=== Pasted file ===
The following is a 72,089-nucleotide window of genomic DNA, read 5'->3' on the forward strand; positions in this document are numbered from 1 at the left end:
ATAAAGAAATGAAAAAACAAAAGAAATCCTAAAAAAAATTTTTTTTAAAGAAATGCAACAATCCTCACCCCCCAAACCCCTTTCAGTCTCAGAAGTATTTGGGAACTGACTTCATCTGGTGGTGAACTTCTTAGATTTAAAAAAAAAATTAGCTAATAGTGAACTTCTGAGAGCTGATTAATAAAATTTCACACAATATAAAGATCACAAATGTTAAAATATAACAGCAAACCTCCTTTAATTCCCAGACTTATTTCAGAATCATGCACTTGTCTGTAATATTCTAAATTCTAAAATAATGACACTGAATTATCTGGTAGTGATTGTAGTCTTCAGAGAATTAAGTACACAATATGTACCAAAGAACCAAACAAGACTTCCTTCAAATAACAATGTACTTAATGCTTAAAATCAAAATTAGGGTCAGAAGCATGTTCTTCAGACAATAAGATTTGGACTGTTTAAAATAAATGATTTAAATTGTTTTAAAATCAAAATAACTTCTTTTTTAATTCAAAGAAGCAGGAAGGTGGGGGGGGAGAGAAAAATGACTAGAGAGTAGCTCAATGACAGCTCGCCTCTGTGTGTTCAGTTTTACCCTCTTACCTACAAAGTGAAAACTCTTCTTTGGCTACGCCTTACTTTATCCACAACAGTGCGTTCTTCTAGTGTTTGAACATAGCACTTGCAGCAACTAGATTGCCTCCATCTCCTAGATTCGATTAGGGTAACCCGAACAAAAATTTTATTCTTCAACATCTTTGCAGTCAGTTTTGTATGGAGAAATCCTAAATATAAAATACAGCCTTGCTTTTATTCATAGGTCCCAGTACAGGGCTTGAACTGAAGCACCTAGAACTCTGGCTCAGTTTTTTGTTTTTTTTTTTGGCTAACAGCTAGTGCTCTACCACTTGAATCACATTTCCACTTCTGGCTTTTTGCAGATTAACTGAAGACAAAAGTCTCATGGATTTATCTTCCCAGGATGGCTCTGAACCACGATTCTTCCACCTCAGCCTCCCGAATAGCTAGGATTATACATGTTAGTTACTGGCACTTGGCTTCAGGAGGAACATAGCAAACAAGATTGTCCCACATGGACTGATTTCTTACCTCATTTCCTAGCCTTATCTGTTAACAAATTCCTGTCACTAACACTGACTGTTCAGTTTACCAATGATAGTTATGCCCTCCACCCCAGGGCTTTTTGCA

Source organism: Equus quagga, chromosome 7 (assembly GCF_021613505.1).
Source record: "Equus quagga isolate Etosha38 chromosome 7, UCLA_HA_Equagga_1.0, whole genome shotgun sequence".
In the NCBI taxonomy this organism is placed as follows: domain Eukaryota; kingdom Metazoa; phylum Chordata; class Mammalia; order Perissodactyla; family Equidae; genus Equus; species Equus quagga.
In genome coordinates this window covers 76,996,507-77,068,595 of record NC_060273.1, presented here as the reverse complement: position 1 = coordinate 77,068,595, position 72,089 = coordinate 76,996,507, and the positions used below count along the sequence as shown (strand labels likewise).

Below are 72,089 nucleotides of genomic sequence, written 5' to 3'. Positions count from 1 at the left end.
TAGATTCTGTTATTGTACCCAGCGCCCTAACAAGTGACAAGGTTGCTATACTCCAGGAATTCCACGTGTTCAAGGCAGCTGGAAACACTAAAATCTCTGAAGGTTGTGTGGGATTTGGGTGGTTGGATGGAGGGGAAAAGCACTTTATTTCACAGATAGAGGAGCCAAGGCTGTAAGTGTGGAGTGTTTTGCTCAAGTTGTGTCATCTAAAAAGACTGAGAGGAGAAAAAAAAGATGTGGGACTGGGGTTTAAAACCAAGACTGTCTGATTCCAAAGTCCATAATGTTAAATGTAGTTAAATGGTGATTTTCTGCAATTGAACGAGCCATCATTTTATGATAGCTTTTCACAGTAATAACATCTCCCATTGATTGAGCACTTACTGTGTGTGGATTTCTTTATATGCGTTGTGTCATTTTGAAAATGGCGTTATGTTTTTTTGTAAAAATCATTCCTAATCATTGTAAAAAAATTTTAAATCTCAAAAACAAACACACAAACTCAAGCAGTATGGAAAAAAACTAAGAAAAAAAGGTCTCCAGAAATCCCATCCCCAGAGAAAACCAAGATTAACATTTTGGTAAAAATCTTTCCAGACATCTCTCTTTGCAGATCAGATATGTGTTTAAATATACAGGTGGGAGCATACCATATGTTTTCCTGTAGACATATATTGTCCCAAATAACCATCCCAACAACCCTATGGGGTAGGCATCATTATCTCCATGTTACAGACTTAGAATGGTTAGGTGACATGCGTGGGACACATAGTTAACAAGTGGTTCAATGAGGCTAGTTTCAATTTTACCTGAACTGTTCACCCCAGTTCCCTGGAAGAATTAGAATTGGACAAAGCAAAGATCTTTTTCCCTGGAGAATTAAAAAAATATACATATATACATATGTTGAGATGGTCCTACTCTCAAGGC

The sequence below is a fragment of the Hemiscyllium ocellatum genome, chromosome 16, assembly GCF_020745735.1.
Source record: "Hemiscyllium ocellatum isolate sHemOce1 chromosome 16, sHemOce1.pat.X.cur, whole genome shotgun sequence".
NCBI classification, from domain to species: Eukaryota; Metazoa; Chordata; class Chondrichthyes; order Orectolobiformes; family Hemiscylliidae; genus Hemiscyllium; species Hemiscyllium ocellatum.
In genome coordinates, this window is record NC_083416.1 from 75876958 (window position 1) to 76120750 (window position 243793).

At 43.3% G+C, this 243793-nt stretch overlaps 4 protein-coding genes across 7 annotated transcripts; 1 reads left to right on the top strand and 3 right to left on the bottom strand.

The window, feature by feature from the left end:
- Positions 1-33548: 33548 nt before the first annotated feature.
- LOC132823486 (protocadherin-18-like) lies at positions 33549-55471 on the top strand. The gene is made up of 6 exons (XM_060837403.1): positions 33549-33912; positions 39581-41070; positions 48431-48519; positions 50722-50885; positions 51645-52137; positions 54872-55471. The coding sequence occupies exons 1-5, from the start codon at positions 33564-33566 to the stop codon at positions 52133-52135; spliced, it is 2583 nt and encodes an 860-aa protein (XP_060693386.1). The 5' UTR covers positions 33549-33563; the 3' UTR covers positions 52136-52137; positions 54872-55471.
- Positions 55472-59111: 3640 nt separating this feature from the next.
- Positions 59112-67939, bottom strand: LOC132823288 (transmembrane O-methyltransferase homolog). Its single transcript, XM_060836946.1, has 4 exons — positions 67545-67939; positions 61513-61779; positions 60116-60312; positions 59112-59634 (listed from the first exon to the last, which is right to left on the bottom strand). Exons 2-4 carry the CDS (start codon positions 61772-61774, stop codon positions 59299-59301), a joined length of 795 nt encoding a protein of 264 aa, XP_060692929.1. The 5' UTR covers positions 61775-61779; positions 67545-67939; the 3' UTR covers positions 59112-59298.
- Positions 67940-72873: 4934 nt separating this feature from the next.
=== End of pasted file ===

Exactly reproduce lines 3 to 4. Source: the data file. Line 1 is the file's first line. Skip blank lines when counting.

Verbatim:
Source organism: Equus quagga, chromosome 7 (assembly GCF_021613505.1).
Source record: "Equus quagga isolate Etosha38 chromosome 7, UCLA_HA_Equagga_1.0, whole genome shotgun sequence".